Thursday, March 23, 2006

Pittsburgh Robot City

Carnegie Mellon University wants to build a research center called Robot City to develop the next generation of robots.

CMU would use the space to build and test prototypes of robots that would plant grass, mow the lawn, harvest crops, provide cleanup, oversee security and do other tasks. University officials hope the move will bring Pittsburgh closer to living up to the monicker given it by The Wall Street Journal: "Roboburgh."

"The community has been waiting for an exciting vision for that site, and this could be it," said Maxwell King, president of The Heinz Endowments. "It's the kind of vision that can not only lead to an exciting neighborhood but to economic development for Pittsburgh."

The first step is to move a faculty-student research team that is developing robotic vehicles into an old roundhouse that once serviced steam locomotives. Renovations are expected to begin on the roundhouse this spring, and university officials hope to complete the move this year.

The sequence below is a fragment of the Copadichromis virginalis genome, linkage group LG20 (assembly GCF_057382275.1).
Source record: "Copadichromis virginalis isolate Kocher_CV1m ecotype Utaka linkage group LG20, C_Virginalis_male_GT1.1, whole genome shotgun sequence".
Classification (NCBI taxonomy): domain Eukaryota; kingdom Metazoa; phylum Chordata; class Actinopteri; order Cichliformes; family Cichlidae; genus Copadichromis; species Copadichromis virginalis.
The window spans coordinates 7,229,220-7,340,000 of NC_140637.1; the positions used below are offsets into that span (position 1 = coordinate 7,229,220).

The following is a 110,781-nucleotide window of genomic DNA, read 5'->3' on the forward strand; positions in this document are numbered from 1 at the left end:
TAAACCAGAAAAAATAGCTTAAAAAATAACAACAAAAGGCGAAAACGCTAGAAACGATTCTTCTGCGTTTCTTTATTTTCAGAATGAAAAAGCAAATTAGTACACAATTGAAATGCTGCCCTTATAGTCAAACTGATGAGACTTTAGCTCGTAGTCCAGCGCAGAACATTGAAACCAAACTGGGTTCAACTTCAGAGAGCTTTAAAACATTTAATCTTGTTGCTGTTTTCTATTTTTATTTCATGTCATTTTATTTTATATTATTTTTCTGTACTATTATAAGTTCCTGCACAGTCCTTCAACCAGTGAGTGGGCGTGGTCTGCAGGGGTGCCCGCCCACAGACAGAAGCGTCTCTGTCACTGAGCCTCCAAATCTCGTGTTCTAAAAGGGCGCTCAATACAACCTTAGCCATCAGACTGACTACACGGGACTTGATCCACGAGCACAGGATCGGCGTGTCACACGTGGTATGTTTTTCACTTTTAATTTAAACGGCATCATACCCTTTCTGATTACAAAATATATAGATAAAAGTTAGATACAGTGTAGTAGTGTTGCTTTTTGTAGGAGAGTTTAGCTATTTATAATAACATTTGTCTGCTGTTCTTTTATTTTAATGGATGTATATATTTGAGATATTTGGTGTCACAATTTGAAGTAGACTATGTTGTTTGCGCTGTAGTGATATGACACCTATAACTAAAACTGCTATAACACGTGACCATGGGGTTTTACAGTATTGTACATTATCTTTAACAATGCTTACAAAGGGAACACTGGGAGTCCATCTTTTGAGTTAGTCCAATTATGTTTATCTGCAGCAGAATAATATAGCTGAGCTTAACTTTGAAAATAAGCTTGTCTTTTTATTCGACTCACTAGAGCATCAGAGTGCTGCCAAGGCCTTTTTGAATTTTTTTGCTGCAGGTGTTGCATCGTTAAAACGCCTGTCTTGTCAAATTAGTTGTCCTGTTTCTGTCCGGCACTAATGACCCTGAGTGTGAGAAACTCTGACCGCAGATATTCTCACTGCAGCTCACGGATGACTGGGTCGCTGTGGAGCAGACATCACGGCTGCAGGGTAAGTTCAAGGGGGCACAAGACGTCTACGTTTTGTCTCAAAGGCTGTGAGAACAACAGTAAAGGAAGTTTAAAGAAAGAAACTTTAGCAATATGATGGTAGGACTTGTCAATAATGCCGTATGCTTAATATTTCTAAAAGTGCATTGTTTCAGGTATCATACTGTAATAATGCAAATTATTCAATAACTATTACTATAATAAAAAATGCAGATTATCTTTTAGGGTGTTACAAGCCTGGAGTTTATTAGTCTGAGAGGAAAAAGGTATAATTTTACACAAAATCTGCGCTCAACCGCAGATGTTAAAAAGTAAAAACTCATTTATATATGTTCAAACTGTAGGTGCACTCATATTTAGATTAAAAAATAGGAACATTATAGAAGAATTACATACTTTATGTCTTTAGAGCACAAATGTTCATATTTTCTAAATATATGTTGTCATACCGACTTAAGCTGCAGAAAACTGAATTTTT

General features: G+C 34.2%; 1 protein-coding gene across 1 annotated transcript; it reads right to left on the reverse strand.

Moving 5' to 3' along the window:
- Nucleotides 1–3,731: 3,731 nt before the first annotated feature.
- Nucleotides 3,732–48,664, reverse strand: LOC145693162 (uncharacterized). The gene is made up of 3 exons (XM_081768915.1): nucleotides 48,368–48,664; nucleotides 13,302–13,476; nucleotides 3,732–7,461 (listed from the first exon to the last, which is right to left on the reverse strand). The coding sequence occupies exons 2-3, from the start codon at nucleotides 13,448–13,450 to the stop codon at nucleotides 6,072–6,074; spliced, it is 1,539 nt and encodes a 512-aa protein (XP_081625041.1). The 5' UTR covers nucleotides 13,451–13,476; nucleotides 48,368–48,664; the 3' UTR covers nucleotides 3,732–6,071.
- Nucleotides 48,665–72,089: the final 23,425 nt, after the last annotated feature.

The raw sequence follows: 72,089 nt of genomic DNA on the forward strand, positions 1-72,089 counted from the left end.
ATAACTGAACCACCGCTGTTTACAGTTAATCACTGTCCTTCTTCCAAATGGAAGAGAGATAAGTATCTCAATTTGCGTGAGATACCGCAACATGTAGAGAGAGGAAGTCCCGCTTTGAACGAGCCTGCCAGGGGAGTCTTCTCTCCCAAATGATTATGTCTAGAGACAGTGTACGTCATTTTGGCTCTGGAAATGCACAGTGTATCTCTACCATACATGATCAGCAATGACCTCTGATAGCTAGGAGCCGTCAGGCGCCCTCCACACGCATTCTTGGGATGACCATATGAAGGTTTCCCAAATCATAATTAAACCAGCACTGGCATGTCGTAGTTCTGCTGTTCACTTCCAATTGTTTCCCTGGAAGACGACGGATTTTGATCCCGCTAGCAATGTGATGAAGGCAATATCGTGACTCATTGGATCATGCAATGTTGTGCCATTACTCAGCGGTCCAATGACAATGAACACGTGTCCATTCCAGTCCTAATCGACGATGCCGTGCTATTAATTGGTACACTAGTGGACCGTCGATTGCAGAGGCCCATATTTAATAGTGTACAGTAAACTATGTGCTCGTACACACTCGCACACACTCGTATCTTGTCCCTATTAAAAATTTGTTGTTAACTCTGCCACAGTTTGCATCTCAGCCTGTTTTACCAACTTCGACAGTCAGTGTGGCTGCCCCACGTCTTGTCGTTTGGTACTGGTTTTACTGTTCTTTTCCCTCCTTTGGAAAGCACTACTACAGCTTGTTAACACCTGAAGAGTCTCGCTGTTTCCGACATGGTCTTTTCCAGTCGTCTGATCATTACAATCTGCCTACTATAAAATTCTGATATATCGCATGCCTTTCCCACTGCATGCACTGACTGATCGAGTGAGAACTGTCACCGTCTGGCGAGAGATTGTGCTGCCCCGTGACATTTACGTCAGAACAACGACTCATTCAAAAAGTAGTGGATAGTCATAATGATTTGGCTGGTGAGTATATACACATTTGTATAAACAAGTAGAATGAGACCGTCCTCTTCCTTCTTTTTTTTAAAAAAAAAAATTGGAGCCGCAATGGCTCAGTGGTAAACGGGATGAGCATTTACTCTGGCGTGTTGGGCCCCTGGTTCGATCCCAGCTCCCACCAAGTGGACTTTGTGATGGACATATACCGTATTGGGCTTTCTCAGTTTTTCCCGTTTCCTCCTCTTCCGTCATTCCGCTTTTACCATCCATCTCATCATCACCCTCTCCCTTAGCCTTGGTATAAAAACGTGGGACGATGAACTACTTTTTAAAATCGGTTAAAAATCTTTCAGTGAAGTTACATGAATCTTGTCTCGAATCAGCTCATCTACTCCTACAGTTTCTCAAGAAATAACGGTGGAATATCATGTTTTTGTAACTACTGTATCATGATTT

Once the roundhouse is completed, CMU will seek a financial partner to develop the Robot City research center.

"It'll take years to fulfill the vision of Robot City, but that doesn't get in the way of starting now and having real machines and people on the ground and in action," said William "Red" Whittaker, Fredkin Research Professor at CMU's Robotics Institute and the leader of the university's Red Team. The team's two robot vehicles finished second and third in the 2005 Grand Challenge, a 130-mile race of robot vehicles across the Mojave Desert in October.

"Robot City is the next step in the evolution of robots, robotics enterprise and taking this work to the world," he said.

CMU plans Robot City -


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